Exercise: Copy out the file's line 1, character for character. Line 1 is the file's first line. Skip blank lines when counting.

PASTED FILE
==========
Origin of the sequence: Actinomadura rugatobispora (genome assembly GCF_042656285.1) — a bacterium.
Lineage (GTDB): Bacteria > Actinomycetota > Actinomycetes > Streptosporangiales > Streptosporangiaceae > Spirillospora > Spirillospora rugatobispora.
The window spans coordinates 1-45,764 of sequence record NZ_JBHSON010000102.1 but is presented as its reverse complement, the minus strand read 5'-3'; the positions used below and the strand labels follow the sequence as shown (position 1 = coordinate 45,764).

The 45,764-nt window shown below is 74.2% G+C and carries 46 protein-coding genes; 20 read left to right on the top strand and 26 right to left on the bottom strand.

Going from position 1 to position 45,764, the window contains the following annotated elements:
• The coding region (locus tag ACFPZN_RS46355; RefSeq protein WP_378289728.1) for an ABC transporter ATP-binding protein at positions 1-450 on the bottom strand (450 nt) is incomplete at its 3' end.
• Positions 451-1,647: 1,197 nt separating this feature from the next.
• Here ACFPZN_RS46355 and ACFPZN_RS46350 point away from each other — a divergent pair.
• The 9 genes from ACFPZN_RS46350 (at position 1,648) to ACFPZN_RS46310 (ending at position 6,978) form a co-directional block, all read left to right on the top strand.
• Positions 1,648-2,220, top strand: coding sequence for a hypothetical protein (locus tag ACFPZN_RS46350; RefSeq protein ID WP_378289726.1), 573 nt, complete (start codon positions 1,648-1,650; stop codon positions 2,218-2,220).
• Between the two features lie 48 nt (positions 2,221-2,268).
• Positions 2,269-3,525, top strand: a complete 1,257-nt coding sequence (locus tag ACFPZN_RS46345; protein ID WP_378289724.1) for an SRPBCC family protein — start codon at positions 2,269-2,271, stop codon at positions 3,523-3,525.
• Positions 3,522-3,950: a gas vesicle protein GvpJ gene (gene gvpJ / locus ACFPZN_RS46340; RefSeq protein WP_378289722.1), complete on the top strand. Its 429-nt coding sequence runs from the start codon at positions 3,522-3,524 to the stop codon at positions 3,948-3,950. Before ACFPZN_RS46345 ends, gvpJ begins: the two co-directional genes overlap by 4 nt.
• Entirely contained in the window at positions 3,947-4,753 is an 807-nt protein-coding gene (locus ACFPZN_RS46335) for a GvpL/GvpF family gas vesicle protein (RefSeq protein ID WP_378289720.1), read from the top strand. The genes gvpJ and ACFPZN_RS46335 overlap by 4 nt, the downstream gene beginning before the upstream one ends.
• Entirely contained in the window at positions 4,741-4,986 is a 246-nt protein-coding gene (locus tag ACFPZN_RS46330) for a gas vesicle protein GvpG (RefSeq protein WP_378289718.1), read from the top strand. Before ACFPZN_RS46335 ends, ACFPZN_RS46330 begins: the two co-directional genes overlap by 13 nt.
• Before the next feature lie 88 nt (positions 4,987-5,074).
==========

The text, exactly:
Origin of the sequence: Actinomadura rugatobispora (genome assembly GCF_042656285.1) — a bacterium.